The primary key index is an optimization for finding the place on disk where the row is held. As a structure, it contains simply the PK data, not the whole row.
On a database, performance is often gated by how many pages are read from disk vs. cache. Since the PK index is smaller than the whole table, it is more likely to be in cache, it causes fewer blocks to be read from disk, and less blocks of other tables are removed from cache. It therefore is a major performance optimization.
Further, while modifying the table data, rows are locked. If the primary key were being scanned from the table data on disk, locked rows would slow access for all the other queries. By separating the index as a separate structure, the index can be used even while the row being pointed to is locked.
So overall, the separate PK structure is a classic space-for-time optimization.
EDIT What is the order of the rows in the table? The following answer is for Oracle, but is applicable to many databases.
Short answer: rows are not ordered on disk which is why the PK index (and other indexes) are so important.
While the primary-key b-tree structure is necessarily sorted (the b-tree) the rows of the table are scattered across the table-space. To understand this we need to drill down the various data structures.
First, the database is structured into logical entities called a tablespaces. A tablespace is the space in one or more files on one or more disks. The files start empty. When the tablespace become full (technically when the data in it reaches a threshold) the tablespace can be automatically grown. It can also be grown manually by enlarging the file (adding an 'extent', or adding new files). Tablespaces can be clustered across multiple machines as well as disks.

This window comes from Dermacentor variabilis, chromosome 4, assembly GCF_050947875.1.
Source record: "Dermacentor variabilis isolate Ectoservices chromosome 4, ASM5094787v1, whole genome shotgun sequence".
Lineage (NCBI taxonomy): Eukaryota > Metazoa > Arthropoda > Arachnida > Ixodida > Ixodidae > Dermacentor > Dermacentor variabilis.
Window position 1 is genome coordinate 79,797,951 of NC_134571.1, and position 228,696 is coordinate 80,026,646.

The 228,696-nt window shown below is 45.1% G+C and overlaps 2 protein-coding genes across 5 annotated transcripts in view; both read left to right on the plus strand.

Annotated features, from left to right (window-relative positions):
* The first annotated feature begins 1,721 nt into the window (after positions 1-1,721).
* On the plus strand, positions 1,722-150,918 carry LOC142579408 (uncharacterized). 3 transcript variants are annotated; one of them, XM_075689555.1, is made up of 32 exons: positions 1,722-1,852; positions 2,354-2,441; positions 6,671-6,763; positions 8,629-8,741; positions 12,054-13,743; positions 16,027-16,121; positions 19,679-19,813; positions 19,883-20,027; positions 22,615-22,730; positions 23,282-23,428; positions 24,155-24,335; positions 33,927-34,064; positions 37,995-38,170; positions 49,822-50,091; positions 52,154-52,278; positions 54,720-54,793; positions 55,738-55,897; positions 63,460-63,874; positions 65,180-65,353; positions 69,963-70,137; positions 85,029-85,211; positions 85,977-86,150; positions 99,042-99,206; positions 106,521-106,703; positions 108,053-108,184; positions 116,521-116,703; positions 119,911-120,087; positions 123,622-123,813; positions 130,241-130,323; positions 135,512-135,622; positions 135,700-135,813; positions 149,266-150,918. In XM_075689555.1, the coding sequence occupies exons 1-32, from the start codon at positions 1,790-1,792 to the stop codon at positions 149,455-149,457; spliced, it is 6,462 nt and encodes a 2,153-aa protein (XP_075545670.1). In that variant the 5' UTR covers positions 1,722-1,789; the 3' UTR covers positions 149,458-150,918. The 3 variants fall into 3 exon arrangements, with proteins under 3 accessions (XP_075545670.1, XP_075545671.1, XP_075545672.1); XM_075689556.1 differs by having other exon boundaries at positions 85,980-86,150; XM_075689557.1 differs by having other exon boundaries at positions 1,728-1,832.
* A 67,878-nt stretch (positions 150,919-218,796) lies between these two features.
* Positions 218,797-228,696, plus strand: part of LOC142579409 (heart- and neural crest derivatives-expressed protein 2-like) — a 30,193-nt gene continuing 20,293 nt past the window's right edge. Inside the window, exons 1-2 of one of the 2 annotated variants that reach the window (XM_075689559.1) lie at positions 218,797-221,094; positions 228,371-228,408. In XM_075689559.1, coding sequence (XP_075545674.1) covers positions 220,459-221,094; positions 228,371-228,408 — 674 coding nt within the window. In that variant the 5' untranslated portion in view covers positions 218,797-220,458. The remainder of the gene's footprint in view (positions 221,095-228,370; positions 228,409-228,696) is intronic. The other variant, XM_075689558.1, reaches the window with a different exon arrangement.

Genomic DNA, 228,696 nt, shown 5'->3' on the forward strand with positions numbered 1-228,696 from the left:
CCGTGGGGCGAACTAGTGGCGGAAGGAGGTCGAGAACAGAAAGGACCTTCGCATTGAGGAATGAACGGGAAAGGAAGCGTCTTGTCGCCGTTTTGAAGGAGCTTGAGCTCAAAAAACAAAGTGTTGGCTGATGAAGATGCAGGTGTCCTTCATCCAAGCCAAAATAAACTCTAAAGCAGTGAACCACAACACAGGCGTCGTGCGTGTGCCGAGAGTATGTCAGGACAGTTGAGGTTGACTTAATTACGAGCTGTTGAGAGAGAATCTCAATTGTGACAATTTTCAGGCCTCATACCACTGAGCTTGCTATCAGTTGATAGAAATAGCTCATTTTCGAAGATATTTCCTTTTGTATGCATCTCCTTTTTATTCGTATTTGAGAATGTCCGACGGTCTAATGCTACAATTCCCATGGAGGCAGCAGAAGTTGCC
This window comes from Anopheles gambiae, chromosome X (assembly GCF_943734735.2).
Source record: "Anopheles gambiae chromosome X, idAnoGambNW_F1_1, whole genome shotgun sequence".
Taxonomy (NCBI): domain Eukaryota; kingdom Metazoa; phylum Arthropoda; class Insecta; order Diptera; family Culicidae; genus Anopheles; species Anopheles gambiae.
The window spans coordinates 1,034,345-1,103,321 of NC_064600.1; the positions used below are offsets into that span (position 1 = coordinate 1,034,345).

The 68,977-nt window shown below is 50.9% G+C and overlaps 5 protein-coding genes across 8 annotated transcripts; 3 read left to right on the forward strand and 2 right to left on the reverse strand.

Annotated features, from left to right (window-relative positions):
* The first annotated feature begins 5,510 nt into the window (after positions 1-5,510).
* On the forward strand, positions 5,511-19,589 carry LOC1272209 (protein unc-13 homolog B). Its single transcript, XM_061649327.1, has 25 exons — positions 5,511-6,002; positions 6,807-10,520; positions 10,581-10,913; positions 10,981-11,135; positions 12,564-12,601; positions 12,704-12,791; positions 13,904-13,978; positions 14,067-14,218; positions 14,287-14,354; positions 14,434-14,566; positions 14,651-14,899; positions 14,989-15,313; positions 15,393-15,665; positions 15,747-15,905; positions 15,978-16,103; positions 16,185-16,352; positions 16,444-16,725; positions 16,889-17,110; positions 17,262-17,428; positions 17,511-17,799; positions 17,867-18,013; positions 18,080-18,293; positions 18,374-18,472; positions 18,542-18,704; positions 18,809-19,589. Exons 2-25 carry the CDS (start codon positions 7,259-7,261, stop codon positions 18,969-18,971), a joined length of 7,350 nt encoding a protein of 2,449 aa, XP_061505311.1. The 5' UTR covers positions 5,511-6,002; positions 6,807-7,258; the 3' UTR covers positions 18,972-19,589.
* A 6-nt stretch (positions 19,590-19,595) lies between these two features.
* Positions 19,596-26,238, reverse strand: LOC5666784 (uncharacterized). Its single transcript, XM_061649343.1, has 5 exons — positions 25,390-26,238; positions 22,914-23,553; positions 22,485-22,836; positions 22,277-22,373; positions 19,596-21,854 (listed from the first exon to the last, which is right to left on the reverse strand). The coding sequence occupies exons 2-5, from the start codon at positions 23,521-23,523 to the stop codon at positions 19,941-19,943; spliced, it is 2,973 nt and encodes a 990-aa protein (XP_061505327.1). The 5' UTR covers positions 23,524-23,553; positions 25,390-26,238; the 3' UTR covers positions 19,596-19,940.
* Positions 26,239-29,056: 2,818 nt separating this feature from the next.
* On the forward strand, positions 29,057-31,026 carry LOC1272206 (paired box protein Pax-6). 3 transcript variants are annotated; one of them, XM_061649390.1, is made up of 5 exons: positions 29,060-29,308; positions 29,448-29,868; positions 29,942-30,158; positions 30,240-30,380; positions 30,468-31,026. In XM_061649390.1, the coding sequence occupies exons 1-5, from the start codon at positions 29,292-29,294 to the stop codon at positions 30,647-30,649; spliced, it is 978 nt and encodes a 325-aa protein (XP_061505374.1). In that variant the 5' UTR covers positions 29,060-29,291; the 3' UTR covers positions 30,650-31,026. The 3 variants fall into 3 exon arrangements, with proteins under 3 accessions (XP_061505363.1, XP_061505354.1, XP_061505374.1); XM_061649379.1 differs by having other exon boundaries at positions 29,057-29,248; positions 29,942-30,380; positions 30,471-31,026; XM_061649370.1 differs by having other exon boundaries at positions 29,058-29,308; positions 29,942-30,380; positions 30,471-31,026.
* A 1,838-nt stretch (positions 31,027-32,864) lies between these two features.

Second: A tablespace is divided segments, each segment for the use of a single table or index.
Third: The segment is divided into blocks, each block has space for one or more rows. These blocks are not the same as disk or OS blocks; Oracle blocks are one or more OS blocks. (This is for transportability, and for managing media with different block sizes).
On insert, a database will select a space in a block from anywhere in the tablespace. The row can be inserted sequentially (especially bulk inserting into an empty table), but normally the database will also reuse space where rows have been deleted or moved due to some types of update. While the placement is theoretically kind-a predictable, in practice you should never rely on or expect the row to be placed in any specific block.
One interesting thing in Oracle is the ROWID. This is the reference stored in the index that allows the DB to look up the row:
- An extended rowid has a four-piece format, OOOOOOFFFBBBBBBRRR:
- The first 6 characters OOOOOO represent data object number, using 32bits
- The next 3 characters FFF represent tablespace-relative datafile number, using 10bits.
- The next 6 characters BBBBB represent block number, using 22bits.
- The last 3 character RRR represent row number, using 16bit
For much more detail, see http://docs.oracle.com/cd/E11882_01/server.112/e25789/logical.htm#autoId0
One other thought: There is a concept in the DB world called partitions, where a dataset is divided across different tablespaces (frequently different disks or nodes in a cluster) depending on some expression logic. For example, on a table of customers, a vertical partition could be defined by the country of the person. That way you can ensure that the US customers are physically on one disk while the Australians are on another.